Since staying at home became the “new normal,” it has become increasingly obvious that vintage toy collectors are not slowing down their buying. If anything, they’re stepping up their game and enjoying the opportunity to bid and buy in online auctions from high quality auction houses whose galleries are temporarily closed to the public. The next auction being closely watched by the toy hobby is a 400-lot offering to be sold May 31, 2020, by Stephenson’s of Southampton (suburban Philadelphia), PA.
In addition to many of the most popular categories of toys, the auction includes trains, dolls and coin banks from multiple estates and private collections. All remote-bidding options will be available, including absentee, by phone, or live online.
The sale will open with a selection of dolls that follows a timeline ranging from the late 18th century, with its high quality European productions, through the post-World War II era, when Ginny and Barbie dolls were every girl’s wish.
Among the antique dolls entered in the sale is a French circa 1895 Bebe Mascotte by May Freres. Standing 15 inches high, the doll has a bisque socket head with large blue glass inset eyes, painted lashes, and thick, feathered brows. Its original fully jointed composition and wood body is marked “Bebe Mascotte Paris,” and its head is stamped “Mascotte 1.” This desirable doll is expected to make $2,000-$4,000 at auction.
A late 18th century Continental painted-wood Santos cage doll with jointed arms and glass eyes is the earliest doll in the auction. Measuring 24 inches high, it has a well-carved and detailed face and hands. Estimate: $200-$400. An antique Ella Smith 21-inch oil-painted cloth “Alabama Baby” is entered with a $900-$1,300 estimate, and Bucherer (Saba)(Swiss) metal-ball-jointed character figures depicting the comic character duo Mutt and Jeff could reach $400-$600. Other early manufacturers represented in the doll lineup include Franz Schmidt & Co., Heubach, Simon & Halbig/C.M. Bergmann, and Schoenhut, amongst many others.
From the modern era, a near mint 1952 Vogue Ginny “Rich Uncle” special trunk set features a hard plastic blond Ginny with original hang tag, and an extensive wardrobe of original factory outfits and accessories. A lavish array in beautiful condition, the lot is estimated at $800-$1,200. Also notable are a hard-to-find 1930s Madame Alexander set of composition Dionne Quintuplets dolls in a wicker presentation trunk, $600-$800; a 1930 Knickerbocker set of the Seven Dwarfs, $100-$200; and an all-original 1950s Nancy Ann style show doll named “Glamorous,” in a lace gown and wrap, $500-$700.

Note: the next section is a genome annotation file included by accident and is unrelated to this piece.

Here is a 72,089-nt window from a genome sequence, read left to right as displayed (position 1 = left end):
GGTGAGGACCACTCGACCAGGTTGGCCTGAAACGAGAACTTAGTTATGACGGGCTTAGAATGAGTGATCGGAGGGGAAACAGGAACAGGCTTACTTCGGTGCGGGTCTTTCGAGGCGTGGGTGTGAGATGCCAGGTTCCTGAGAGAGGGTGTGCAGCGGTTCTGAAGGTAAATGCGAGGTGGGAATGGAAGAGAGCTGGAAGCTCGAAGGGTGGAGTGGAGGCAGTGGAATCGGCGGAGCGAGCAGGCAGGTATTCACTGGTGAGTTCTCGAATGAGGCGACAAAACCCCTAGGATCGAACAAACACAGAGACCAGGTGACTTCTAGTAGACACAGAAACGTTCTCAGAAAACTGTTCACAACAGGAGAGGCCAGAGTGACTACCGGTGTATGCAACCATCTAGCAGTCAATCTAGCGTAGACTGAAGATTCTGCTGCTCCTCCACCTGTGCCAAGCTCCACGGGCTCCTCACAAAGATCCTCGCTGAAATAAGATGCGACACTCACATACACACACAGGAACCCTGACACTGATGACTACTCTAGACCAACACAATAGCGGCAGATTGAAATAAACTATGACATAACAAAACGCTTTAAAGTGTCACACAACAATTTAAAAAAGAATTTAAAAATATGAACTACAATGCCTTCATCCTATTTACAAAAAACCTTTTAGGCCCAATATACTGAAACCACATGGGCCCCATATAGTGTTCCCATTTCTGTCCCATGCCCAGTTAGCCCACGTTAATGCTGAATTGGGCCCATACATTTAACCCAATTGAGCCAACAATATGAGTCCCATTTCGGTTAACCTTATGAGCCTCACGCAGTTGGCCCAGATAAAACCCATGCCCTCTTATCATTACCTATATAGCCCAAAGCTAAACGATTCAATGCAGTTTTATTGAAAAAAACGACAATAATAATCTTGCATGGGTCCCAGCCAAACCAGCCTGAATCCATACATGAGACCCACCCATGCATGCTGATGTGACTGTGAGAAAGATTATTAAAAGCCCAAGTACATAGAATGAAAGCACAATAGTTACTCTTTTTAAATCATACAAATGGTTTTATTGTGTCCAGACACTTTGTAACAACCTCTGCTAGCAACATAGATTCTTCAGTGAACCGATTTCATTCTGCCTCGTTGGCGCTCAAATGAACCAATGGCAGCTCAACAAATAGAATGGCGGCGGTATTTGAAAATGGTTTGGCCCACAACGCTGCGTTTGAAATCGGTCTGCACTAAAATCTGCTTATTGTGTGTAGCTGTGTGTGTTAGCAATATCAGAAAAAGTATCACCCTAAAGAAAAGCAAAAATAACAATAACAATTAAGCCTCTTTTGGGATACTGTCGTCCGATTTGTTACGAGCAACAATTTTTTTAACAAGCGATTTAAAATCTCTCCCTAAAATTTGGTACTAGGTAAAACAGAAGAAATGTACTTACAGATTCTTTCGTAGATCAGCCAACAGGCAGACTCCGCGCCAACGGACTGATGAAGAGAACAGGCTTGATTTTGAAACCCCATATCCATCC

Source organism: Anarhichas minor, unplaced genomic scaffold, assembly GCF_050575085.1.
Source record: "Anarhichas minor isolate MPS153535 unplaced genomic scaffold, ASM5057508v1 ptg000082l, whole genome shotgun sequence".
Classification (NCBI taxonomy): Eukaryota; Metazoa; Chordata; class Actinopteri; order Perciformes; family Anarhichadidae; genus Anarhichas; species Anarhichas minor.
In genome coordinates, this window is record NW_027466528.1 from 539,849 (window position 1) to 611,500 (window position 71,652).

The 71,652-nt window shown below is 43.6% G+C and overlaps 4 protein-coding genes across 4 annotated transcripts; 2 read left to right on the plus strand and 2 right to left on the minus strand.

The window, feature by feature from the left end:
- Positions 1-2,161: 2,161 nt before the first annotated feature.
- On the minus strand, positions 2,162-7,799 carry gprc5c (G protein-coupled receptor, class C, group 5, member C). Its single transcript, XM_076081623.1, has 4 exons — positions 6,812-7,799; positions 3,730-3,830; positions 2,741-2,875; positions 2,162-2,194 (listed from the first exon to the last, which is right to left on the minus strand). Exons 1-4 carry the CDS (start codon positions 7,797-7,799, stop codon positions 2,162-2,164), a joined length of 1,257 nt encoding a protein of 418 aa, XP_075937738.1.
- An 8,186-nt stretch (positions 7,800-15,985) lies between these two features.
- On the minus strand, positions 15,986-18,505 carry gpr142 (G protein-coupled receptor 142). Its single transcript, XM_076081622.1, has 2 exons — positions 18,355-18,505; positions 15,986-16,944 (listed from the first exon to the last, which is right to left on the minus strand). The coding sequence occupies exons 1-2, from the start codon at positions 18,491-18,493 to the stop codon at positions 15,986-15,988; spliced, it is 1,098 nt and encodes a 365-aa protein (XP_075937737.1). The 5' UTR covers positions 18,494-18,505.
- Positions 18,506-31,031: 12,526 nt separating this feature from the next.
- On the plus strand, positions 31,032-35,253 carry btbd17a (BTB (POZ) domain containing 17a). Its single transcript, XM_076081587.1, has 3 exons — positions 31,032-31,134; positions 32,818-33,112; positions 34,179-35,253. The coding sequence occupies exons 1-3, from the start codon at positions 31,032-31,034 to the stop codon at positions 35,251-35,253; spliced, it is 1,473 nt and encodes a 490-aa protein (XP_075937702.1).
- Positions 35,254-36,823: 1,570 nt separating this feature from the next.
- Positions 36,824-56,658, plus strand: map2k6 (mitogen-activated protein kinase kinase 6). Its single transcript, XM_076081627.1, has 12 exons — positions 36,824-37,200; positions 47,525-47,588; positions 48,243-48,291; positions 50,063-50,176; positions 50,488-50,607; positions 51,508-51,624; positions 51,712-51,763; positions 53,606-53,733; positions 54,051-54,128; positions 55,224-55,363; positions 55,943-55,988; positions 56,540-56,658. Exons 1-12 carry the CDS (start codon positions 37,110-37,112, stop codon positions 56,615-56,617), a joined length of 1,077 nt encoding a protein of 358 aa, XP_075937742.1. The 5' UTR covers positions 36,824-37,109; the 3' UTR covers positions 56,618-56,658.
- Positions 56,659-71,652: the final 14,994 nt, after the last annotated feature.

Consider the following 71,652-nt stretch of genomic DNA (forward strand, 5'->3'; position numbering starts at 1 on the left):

The automotive section is led by a 1930s Wyandotte pressed-steel sedan and trailer set. With quintessential Art Deco styling and nice original yellow/cream paint, the 11-inch-long duo could cruise to a winning bid of $250-$500.
As soon as Stephenson’s auction catalog was posted online, bids started coming in on a grouping of five 1960s Mattel Redline Hot Wheels cars. In very good condition and ready to race, the formidable quintet consists of two 1969 (Hong Kong) ‘Boss Hoss’ Mustangs, and three US productions: a 1967 gold Custom Mustang, 1968 blue Custom Mustang, and a 1968 Custom Continental Mark III. The lot estimate is $150-$300.
Forty lots of boxed and loose train sets, cars, and accessories await the railroad-minded collector, including examples by the most collectible American brands. One of the top lots is an American Flyer S-gauge Missouri Pacific passenger set in its original box with individual windowpane boxes. This like-new set manufactured in 1991 consists of an A-A diesel unit set numbered 8112 and 8113, and four silver and blue passenger cars. Estimate: $200-$400. A Lionel O-gauge Western Maryland Shay Steam locomotive and tender are made of black painted die-cast metal and come with smoke, steam, rail sounds and constant lighting features. In like-new condition in the original 2000s box, the set could reach the $150-$300 range.
Always popular with Disney collectors, a display box set of 1950s first series Marx Walt Disney “Disneykins” is complete with 34 hand-painted figures in mint condition. The presale estimate is modestly set at $100-$200.
Keep your pennies handy, because Uncle Sam wants them. The cast iron mechanical bank patented in 1886 and manufactured by Shepard Hardware Co., is original and in working order. With paint graded Good to Very Good, this classic moneybox comes to auction with a $500-$1,000 estimate.
Marbles are miniature works of art that are easy to display, hence their huge popularity with collectors. A rare opportunity presents itself in Stephenson’s May 31 auction in the form of a cardboard box containing 180 individual original boxes of ALLIES marbles. Each red and tan box is marked “Made in U.S.A.” in small print and contains three mint condition ONYX marbles. Dating from the 1940s to 1960s, this treasure trove of factory-fresh marbles is estimated at $100-$200.
A late consignment of coveted tin toys adds even more variety to the sale. A ticket to ride on a colorful 1950s Chein tin-litho Mickey Mouse (Disneyland) Ferris wheel, complete and in operating order, is expected to cost $200-$400.
Stephenson’s May 31 Doll, Toy & Train Auction will begin at 1 PM ET. All bidding will be conducted absentee, by phone or live online through LiveAuctioneers, Invaluable or AuctionZip. No gallery bidding. Outside shippers, including Philadelphia Mailroom, are available to assist with shipment of auction goods.
For additional information on any lot in the sale, Cindy Stephenson can be reached at (215) 322-6182 or email firstname.lastname@example.org, and Stephenson’s Auction online at www.stephensonsauction.com.